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Gig Economy Companies Reclassify Workers as Employees

There are new developments in an ongoing legal battle over how to classify “gig economy” workers. Instacart, the on-demand grocery delivery company, is rolling out an option for their shoppers, who have been deemed independent contractors, to become part-time employees. On top of that, Shyp, a San Francisco service that picks up, packs, and delivers items, is also converting their couriers from independent contractors to to full-fledged employees. Both moves signal potentially positive developments for an industry struggling to find its way.

What are the differences for workers? They will now be entitled to various protections that independent contractors are not, such as workers’ compensation and unemployment benefits.

Major gig economy companies like Uber and Lyft are fighting large class action lawsuits that allege they have misclassified their workers as independent contractors rather than part time employees. The companies are resisting because they have to pay some tax and insurance costs for employees, but not for contractors.

In principle, contractors are either required or permitted to pay many of the same costs for themselves that the companies pay for employees, which might bring the two arrangements close to being financially equivalent. But in practice, if workers don’t know about their tax obligations (or choose to evade taxes by not declaring the income), then the same amount of payment by a gig economy company can seem like more money available to the worker. A similar effect may happen if contractors assume more risk by not paying for insurance: when the gig economy company becomes an employer who is mandated to purchase insurance for its newly classified employees, the company will end up putting fewer dollars directly into its workers’ pockets. As long as the workers remain contractors, some costs may be shifted away from gig economy companies and their current workers, and on to the shoulders of other taxpayers, or of those former workers who become disabled or unemployed. And, more importantly, workers may lose worker’s compensation and other benefits that public policy aims to guarantee for them.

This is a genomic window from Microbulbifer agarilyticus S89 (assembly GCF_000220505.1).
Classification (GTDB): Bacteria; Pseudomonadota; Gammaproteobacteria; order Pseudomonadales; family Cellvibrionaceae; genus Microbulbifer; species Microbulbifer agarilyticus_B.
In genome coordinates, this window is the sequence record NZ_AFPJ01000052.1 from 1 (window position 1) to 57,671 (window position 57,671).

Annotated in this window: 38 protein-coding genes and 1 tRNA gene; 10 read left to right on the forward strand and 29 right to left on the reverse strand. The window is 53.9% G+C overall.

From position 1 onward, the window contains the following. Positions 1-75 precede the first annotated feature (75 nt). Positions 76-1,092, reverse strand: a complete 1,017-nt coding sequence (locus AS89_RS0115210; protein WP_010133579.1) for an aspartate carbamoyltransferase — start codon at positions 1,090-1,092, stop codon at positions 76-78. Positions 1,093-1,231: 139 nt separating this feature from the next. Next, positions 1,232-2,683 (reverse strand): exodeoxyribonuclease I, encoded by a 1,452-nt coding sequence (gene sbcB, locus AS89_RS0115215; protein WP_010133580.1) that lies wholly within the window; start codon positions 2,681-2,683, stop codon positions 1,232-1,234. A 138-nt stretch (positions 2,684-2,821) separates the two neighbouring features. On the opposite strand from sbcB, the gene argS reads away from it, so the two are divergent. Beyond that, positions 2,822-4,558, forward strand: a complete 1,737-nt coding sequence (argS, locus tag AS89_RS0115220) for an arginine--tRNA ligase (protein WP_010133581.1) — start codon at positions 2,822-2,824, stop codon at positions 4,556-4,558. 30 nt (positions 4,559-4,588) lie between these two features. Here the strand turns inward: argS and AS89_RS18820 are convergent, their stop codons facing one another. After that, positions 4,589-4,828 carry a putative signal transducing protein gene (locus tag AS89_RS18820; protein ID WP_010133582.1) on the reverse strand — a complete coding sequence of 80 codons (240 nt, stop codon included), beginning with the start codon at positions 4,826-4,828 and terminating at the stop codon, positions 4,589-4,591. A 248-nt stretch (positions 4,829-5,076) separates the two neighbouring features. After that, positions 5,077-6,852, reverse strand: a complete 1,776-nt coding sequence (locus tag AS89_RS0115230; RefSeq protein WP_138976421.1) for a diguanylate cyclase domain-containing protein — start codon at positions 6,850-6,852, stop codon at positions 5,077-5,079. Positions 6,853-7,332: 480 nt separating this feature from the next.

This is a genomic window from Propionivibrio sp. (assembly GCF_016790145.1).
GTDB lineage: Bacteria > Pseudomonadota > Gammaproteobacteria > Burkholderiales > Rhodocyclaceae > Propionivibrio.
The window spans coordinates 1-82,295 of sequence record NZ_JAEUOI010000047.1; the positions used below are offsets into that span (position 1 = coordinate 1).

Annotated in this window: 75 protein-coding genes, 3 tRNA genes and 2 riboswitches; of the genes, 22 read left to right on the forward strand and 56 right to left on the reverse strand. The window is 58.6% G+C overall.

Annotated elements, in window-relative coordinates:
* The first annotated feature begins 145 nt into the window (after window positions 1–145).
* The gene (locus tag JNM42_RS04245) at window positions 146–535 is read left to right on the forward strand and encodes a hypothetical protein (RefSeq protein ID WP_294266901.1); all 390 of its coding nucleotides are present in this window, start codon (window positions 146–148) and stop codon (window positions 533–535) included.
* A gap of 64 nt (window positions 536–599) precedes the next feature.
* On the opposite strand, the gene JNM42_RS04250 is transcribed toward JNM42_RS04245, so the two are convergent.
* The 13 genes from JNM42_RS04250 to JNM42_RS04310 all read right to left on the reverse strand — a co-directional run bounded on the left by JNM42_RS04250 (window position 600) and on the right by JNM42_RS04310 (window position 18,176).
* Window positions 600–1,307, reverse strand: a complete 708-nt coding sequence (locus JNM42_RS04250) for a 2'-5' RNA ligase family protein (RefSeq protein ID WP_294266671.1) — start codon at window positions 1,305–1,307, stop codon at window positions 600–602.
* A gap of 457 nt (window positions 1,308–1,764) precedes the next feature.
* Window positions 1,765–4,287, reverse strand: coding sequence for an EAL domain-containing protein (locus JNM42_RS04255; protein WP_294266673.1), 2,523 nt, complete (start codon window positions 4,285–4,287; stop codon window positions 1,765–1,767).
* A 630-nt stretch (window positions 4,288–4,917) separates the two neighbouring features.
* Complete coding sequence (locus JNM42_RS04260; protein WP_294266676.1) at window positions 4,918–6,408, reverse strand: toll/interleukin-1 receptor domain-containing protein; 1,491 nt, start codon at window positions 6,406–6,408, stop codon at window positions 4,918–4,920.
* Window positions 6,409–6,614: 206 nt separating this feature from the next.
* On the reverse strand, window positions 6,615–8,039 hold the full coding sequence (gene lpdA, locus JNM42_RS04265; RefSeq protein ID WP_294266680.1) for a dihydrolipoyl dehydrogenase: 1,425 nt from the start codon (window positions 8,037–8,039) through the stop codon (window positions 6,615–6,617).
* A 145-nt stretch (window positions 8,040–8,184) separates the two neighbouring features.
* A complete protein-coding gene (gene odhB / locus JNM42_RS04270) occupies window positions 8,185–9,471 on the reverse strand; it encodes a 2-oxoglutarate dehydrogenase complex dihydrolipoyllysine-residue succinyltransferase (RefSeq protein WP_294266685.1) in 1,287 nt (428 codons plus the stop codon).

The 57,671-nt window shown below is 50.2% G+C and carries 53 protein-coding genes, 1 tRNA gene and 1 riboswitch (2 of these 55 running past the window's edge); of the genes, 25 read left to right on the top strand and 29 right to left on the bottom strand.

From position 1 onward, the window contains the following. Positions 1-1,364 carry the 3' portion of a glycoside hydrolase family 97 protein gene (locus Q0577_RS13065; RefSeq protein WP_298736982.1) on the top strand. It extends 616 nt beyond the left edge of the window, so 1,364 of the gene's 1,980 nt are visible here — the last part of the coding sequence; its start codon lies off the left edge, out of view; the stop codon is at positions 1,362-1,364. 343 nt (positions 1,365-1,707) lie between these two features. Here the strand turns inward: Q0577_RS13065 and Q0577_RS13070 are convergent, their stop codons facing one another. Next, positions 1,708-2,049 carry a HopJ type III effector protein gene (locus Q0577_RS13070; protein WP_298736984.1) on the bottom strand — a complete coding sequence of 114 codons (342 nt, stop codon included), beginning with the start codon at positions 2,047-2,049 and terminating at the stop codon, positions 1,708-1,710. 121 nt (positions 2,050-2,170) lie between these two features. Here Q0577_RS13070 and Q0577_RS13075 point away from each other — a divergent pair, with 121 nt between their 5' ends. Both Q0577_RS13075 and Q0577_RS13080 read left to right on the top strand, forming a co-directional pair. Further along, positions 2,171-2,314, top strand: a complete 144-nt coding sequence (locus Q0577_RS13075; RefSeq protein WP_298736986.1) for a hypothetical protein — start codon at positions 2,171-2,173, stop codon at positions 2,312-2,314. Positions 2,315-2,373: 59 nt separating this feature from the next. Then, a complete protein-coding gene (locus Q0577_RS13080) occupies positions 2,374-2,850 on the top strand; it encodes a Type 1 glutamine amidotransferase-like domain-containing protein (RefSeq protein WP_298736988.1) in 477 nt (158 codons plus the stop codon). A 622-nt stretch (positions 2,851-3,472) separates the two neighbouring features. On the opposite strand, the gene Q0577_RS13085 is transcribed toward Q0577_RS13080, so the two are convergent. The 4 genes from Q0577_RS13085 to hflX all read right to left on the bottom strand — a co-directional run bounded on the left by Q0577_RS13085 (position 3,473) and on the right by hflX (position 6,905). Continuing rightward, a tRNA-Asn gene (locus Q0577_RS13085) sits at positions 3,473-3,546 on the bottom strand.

Just last week, Homejoy, an on-demand home cleaning service startup, announced that it was shutting its doors: According to Re/code’s Carmel DeAmicis, Homejoy’s CEO “said the ‘deciding factor’ [in shutting down the business] was the four lawsuits it was fighting over whether its workers should be classified as employees or contractors. None of them were class actions yet, but they made fundraising that much harder.”

Instacart and Shyp aren’t eager to be tied up in court over their worker classifications, but the CEOs of both companies articulated other rationales for the switch. After experimenting with the policy switch in Boston, Instacart CEO Apoorva Mehta noted that “the data from our pilot showed that this change improved the quality and efficiency of order picking and made for a better customer experience.” Shyp’s CEO Kevin Gibbon was even more direct, arguing that the company’s switch in employee classification “is not in response to recent lawsuits against other technology companies,” but instead was “an investment in a longer-term relationship with our couriers, which we believe will ultimately create the best experience for our customers.”

The move to reclassify gig economy workers from contractors to employees is not a cure-all solution for the industry. As we wrote last week, frequent switches among gig economy platforms might make it hard for workers to accumulate benefits, which might ultimately mean that workers would be best served by a new regime of “micro-benefits.” In fact, just this Monday, presidential candidate Hillary Clinton suggested that benefits for gig economy workers should be portable. “On the issue of benefits, the experience of the Affordable Care act shows that we need to make sure people have access to benefits and that they are portable as they move from job to job,” Clinton said.

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